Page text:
In: Scientific reports, Vol. 9, No. 1, 5821, 01.12.2019.

Research output: Contribution to journalArticle

Kang, Dae Wook ; Adams, James ; Coleman, Devon M. ; Pollard, Elena L. ; Maldonado, Juan ; McDonough-Means, Sharon ; Caporaso, J. Gregory ; Krajmalnik-Brown, Rosa. / Long-term benefit of Microbiota Transfer Therapy on autism symptoms and gut microbiota. In: Scientific reports. 2019 ; Vol. 9, No. 1.
@article{a6835b2209c24011ac01aeb5ee5fc3ad,
title = "Long-term benefit of Microbiota Transfer Therapy on autism symptoms and gut microbiota",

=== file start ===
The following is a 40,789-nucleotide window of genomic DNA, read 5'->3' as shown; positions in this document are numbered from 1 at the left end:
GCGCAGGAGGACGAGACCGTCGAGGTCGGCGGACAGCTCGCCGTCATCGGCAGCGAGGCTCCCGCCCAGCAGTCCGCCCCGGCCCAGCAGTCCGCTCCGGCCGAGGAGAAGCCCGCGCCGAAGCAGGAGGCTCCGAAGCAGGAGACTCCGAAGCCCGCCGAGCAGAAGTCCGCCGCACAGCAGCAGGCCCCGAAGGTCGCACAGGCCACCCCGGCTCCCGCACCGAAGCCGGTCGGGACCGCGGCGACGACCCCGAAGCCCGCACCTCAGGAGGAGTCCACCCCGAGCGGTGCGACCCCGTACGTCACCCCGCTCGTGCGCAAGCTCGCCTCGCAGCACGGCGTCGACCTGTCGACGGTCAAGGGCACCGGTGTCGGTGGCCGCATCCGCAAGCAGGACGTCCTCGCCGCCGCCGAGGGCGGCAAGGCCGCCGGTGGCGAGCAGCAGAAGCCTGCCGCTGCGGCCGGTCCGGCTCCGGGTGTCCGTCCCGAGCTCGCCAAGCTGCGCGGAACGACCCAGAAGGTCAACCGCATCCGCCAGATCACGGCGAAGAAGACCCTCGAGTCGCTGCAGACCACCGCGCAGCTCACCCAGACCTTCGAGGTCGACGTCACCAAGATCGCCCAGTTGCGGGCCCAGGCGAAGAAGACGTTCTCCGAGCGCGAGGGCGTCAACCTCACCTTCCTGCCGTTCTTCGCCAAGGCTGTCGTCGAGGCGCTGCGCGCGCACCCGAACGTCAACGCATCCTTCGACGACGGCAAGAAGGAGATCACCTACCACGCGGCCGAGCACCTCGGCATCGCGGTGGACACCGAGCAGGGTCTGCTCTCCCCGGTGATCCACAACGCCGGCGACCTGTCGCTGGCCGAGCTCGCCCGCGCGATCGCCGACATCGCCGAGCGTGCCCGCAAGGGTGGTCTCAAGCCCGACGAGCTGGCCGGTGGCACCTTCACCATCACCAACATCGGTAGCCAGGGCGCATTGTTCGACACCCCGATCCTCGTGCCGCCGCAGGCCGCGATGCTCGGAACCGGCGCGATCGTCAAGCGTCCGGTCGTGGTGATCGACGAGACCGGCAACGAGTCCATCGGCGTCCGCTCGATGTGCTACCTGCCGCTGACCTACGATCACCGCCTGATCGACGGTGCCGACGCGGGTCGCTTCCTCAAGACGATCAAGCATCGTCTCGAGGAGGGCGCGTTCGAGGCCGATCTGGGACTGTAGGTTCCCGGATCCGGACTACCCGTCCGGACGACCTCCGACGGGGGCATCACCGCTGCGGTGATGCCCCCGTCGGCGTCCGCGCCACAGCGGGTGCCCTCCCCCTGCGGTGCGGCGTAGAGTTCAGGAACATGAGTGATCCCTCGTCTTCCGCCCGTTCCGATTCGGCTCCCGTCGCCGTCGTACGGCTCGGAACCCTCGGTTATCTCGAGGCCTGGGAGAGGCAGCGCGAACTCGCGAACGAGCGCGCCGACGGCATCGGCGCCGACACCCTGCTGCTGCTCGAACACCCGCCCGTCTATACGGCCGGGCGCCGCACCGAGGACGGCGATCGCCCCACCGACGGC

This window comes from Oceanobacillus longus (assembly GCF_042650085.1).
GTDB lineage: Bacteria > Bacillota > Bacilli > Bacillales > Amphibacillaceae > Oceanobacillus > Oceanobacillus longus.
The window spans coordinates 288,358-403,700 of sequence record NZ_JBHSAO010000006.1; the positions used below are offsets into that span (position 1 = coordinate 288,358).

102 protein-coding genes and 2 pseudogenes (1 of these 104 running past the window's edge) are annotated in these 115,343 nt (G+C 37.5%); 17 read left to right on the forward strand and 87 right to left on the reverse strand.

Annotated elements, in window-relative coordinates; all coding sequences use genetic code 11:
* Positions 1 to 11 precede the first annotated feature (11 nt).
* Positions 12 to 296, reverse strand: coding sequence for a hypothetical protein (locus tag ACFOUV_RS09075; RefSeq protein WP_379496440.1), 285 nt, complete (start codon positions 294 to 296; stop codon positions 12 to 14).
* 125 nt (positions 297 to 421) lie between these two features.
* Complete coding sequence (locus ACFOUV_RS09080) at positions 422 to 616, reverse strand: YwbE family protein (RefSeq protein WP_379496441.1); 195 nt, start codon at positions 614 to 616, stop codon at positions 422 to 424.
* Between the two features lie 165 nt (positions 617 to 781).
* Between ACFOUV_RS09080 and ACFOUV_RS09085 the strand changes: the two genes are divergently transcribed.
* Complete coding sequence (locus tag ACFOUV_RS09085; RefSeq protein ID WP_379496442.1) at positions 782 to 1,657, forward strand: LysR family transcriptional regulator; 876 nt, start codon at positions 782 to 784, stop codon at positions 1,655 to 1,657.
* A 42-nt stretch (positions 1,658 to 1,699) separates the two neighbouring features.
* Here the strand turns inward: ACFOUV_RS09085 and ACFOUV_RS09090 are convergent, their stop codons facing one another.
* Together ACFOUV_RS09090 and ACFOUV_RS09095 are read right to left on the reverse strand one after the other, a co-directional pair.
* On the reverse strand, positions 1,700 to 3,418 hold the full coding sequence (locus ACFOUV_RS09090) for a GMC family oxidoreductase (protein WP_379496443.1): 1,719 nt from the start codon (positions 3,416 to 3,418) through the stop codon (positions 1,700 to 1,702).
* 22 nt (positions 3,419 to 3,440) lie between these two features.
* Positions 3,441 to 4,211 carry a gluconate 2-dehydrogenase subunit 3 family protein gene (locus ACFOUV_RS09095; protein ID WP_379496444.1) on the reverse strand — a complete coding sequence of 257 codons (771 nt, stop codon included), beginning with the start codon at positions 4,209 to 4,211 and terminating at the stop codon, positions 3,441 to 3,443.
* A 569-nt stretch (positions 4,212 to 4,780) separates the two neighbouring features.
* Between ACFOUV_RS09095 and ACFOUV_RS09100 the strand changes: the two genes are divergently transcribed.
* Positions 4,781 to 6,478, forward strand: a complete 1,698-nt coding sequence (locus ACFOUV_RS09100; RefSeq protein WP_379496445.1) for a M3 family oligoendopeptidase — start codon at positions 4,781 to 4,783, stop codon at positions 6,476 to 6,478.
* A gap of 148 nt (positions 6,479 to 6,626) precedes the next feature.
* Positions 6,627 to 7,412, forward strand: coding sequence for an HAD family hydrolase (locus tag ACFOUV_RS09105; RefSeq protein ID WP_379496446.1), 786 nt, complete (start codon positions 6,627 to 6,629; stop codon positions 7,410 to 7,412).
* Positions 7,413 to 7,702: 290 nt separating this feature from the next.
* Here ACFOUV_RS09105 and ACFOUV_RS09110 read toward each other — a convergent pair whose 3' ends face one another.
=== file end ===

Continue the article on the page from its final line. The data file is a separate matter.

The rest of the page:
abstract = "Many studies have reported abnormal gut microbiota in individuals with Autism Spectrum Disorders (ASD), suggesting a link between gut microbiome and autism-like behaviors. Modifying the gut microbiome is a potential route to improve gastrointestinal (GI) and behavioral symptoms in children with ASD, and fecal microbiota transplant could transform the dysbiotic gut microbiome toward a healthy one by delivering a large number of commensal microbes from a healthy donor. We previously performed an open-label trial of Microbiota Transfer Therapy (MTT) that combined antibiotics, a bowel cleanse, a stomach-acid suppressant, and fecal microbiota transplant, and observed significant improvements in GI symptoms, autism-related symptoms, and gut microbiota. Here, we report on a follow-up with the same 18 participants two years after treatment was completed. Notably, most improvements in GI symptoms were maintained, and autism-related symptoms improved even more after the end of treatment. Important changes in gut microbiota at the end of treatment remained at follow-up, including significant increases in bacterial diversity and relative abundances of Bifidobacteria and Prevotella. Our observations demonstrate the long-term safety and efficacy of MTT as a potential therapy to treat children with ASD who have GI problems, and warrant a double-blind, placebo-controlled trial in the future.",